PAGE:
:+1 on that comment...one of my first "quality" solid wood guitars was a Larrivee OM-03RE, which to this day, I wish I still had and hadn't gotten GAS to trade...but we all know how that goes!
My first Martin was a used beauty D-28 on which I got a deal...again, GAS and traded for a 000-28EC Sunburst and finally got down to present top dog Martin, 000-28VS.
My comparible Larrivee now is a BEAUTIFUL 000-60 and I love it...love them all...I know you can relate!  As he said "am a happy Man".

 
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Larrivee 000-60
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Two cats who like my playing
Dru Edwards
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« Reply #26 on: December 06, 2011, 10:44:03 PM »

I have #20 of 21 guitars built. I feel blessed to have been able to purchase this guitar. Jim Croce and Maury are the biggest reasons I started playing guitar.  I received it on 20 Sep this year. That date is very significant because it is the anniversary of the plane crash that took Jim and Maury from us. I was made aware of that significance by Maury's sister Mary, who was very instrumental in Martin building these wonderful guitars. I also have to thank Jon Garon At My Favorite Guitars for finding this very special guitar for me. If you should find yourself in South Louisiana I would be very happy to listen to you play it.

Glenn - I really appreciate the comment. I'm up in Eastern Canada so I don't think I'll make it to Louisiana anytime soon, although I did visit my cousin twice about 10 years ago when she was living there, an Acadian teaching French.

As far as the guitar goes, I followed the threads at the Martin forum, although I'm not a member and never posted. Mary was involved and I'm sure that added some personal sentiment to the build. I was travelling between cities today in my car and listed to a few Jim Croce songs in my car.  I've also read tons of great reviews of Jon over at MFG.

Is this your main guitar?
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Glennd
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« Reply #27 on: December 06, 2011, 11:11:04 PM »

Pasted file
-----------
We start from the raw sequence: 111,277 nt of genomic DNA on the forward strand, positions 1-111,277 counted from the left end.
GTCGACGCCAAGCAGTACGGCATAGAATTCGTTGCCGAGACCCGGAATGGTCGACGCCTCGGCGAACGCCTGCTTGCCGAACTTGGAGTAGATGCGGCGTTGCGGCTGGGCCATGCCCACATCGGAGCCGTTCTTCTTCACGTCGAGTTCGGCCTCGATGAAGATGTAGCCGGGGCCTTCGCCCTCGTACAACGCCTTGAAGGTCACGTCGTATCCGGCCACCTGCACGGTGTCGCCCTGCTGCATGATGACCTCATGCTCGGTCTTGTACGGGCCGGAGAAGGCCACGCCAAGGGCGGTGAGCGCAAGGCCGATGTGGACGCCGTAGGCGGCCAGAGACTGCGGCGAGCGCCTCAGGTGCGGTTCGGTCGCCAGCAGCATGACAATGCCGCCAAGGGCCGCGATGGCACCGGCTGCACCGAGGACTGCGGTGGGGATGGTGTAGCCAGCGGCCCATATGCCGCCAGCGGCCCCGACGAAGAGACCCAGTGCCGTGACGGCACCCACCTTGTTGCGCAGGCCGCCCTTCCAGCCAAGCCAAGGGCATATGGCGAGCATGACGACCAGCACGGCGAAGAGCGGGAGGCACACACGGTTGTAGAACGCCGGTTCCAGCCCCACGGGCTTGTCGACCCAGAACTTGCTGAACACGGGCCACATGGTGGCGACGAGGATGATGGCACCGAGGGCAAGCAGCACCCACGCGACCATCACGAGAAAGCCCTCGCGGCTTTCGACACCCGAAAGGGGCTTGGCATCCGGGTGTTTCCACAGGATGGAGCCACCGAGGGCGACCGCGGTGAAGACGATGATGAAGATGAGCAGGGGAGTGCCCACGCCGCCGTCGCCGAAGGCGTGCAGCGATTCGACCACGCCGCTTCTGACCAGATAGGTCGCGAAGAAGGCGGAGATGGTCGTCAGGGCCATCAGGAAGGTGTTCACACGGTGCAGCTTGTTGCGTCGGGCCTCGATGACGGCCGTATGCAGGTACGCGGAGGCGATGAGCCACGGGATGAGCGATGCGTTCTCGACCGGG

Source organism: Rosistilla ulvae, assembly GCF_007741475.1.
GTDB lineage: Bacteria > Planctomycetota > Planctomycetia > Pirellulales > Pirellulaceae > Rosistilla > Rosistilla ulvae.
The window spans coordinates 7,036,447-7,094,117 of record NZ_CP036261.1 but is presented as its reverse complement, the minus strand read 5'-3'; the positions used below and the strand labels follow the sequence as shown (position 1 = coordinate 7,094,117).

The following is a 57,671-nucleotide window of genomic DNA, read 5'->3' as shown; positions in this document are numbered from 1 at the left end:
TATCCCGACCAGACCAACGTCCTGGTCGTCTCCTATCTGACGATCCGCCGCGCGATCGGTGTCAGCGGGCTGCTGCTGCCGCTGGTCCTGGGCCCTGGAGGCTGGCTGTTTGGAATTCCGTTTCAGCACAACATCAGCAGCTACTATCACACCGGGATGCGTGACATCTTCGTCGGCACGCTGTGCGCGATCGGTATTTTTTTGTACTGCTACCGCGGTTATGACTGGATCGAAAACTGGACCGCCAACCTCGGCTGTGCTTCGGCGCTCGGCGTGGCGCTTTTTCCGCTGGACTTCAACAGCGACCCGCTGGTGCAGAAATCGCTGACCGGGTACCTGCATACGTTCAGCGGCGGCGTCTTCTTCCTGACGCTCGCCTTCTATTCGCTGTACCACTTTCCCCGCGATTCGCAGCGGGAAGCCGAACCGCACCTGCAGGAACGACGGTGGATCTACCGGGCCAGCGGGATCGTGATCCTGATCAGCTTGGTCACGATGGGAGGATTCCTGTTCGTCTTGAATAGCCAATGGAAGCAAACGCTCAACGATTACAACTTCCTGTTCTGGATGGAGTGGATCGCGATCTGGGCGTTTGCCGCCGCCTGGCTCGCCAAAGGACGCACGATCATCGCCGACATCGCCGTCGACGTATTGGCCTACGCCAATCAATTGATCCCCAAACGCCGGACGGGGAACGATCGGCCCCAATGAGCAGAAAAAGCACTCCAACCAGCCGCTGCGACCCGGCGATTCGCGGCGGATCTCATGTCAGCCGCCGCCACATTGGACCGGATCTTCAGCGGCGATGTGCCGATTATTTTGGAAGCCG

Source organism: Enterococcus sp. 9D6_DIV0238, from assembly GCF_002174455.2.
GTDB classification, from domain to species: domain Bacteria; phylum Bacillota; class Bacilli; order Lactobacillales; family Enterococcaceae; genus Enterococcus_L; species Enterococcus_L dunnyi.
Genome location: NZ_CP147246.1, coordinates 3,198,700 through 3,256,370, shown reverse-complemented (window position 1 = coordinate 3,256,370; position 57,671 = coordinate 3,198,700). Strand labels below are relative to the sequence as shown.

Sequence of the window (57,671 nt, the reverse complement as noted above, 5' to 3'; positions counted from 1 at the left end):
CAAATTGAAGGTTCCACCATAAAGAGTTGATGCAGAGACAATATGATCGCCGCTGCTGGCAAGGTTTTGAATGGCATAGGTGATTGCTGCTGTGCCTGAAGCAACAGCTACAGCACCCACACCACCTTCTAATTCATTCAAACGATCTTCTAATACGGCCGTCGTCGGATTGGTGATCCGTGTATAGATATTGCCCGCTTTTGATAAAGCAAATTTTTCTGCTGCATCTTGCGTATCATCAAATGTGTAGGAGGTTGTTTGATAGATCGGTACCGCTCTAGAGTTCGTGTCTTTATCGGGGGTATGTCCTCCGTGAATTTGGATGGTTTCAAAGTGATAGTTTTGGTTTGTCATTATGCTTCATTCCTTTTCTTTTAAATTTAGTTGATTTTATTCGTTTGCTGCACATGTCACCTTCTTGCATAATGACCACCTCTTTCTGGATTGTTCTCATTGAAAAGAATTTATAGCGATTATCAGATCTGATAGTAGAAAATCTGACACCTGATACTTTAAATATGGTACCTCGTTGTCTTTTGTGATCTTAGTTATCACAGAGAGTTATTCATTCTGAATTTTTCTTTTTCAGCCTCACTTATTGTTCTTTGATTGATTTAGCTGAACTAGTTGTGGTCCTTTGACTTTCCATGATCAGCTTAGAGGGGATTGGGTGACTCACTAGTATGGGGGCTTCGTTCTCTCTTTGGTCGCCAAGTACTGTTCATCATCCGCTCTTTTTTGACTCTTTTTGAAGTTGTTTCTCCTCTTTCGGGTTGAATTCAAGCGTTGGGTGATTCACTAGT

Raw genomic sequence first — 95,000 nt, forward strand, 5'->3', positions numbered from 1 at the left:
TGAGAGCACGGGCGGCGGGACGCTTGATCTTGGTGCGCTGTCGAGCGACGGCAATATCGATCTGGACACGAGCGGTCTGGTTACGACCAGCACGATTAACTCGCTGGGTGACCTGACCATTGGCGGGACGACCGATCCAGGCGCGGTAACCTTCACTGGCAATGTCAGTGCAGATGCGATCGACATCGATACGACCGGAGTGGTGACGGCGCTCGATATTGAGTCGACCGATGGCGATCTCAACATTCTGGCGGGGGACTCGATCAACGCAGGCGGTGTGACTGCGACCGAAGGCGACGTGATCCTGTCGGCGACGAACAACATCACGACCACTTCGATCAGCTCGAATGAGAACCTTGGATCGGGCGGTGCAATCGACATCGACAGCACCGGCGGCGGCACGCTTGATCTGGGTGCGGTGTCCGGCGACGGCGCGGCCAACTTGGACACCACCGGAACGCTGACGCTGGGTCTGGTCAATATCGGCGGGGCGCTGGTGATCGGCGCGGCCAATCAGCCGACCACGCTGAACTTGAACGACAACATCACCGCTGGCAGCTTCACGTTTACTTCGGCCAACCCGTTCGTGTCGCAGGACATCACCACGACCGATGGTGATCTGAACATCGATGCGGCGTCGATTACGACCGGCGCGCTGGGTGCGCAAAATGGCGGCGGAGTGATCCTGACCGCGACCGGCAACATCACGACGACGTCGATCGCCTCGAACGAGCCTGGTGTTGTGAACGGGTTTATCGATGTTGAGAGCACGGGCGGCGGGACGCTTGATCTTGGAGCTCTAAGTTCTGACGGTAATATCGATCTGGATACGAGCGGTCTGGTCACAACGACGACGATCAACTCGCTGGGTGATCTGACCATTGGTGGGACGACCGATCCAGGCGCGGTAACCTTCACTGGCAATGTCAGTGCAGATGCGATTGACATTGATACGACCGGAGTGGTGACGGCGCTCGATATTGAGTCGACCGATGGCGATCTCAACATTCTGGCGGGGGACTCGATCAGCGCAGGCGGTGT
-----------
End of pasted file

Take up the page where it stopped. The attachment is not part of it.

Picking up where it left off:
My favorite guitar is usually the one I am playing at the time. Prior to getting the Maury playing time was about equal among the D21 , Custom Hog and The LV10. Now the Maury gets half of my time with the other three still getting some attention. The Maury has a beautiful pianoesque sound with sustain till next week. It is very balanced from high to low with great mids. Note separation is very distinctive. Thanks for your interest. This is the guitar that keeps me playing!
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1987 Takamine EN-10C
2008 Larrivee  LV-10
2010 Martin D35 Maury Muhlheison
2010 Martin D21- Special
2011 Martin HD-18V Custom
2012 Martin OMM John Renbourn
Dru Edwards
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« Reply #28 on: December 08, 2011, 08:51:07 PM »

My favorite guitar is usually the one I am playing at the time. Prior to getting the Maury playing time was about equal among the D21 , Custom Hog and The LV10. Now the Maury gets half of my time with the other three still getting some attention. The Maury has a beautiful pianoesque sound with sustain till next week. It is very balanced from high to low with great mids. Note separation is very distinctive. Thanks for your interest. This is the guitar that keeps me playing!

That's how I feel two. I can go weeks playing just my Martin and then I pick up the Taylor and that's what I'm playing for the next few weeks. It's great. 

You've got some great Martins! Have you ever tried a D-18GE? I never have but would love to.
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Glennd
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« Reply #29 on: December 09, 2011, 12:40:07 PM »

I haven't played a D18GE, but hear nothing but great things about them. I have played a D18 Authentic. If you like Mahogany guitars, don't play one unless you can afford one!
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1987 Takamine EN-10C
2008 Larrivee  LV-10
2010 Martin D35 Maury Muhlheison
2010 Martin D21- Special
2011 Martin HD-18V Custom
2012 Martin OMM John Renbourn
Dru Edwards
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« Reply #30 on: December 09, 2011, 10:43:58 PM »